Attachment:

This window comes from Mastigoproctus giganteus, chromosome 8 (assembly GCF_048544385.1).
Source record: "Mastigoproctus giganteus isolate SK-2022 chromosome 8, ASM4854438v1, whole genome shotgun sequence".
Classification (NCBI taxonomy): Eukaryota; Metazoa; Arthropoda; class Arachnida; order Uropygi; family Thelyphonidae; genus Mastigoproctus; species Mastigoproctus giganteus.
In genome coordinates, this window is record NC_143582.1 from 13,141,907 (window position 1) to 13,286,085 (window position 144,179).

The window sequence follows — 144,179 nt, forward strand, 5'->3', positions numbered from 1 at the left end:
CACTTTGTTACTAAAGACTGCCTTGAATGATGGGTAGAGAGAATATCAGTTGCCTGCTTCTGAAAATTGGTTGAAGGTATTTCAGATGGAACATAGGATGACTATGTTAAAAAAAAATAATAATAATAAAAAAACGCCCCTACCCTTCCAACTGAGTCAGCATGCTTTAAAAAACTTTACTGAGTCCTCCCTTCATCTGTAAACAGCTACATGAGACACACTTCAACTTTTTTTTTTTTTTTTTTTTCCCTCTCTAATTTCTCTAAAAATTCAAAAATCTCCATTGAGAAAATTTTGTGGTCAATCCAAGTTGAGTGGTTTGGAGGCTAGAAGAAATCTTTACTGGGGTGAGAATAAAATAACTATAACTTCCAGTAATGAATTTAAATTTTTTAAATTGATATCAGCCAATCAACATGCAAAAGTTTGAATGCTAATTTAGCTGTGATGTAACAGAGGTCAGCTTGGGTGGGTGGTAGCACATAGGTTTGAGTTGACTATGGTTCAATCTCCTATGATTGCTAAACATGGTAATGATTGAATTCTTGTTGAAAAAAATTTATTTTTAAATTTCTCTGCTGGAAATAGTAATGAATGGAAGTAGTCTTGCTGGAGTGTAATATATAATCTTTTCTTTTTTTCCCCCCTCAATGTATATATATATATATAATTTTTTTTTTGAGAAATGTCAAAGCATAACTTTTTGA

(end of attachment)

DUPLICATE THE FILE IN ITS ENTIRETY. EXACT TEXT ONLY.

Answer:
This window comes from Mastigoproctus giganteus, chromosome 8 (assembly GCF_048544385.1).
Source record: "Mastigoproctus giganteus isolate SK-2022 chromosome 8, ASM4854438v1, whole genome shotgun sequence".
Classification (NCBI taxonomy): Eukaryota; Metazoa; Arthropoda; class Arachnida; order Uropygi; family Thelyphonidae; genus Mastigoproctus; species Mastigoproctus giganteus.
In genome coordinates, this window is record NC_143582.1 from 13,141,907 (window position 1) to 13,286,085 (window position 144,179).

The window sequence follows — 144,179 nt, forward strand, 5'->3', positions numbered from 1 at the left end:
CACTTTGTTACTAAAGACTGCCTTGAATGATGGGTAGAGAGAATATCAGTTGCCTGCTTCTGAAAATTGGTTGAAGGTATTTCAGATGGAACATAGGATGACTATGTTAAAAAAAAATAATAATAATAAAAAAACGCCCCTACCCTTCCAACTGAGTCAGCATGCTTTAAAAAACTTTACTGAGTCCTCCCTTCATCTGTAAACAGCTACATGAGACACACTTCAACTTTTTTTTTTTTTTTTTTTTCCCTCTCTAATTTCTCTAAAAATTCAAAAATCTCCATTGAGAAAATTTTGTGGTCAATCCAAGTTGAGTGGTTTGGAGGCTAGAAGAAATCTTTACTGGGGTGAGAATAAAATAACTATAACTTCCAGTAATGAATTTAAATTTTTTAAATTGATATCAGCCAATCAACATGCAAAAGTTTGAATGCTAATTTAGCTGTGATGTAACAGAGGTCAGCTTGGGTGGGTGGTAGCACATAGGTTTGAGTTGACTATGGTTCAATCTCCTATGATTGCTAAACATGGTAATGATTGAATTCTTGTTGAAAAAAATTTATTTTTAAATTTCTCTGCTGGAAATAGTAATGAATGGAAGTAGTCTTGCTGGAGTGTAATATATAATCTTTTCTTTTTTTCCCCCCTCAATGTATATATATATATATAATTTTTTTTTTGAGAAATGTCAAAGCATAACTTTTTGA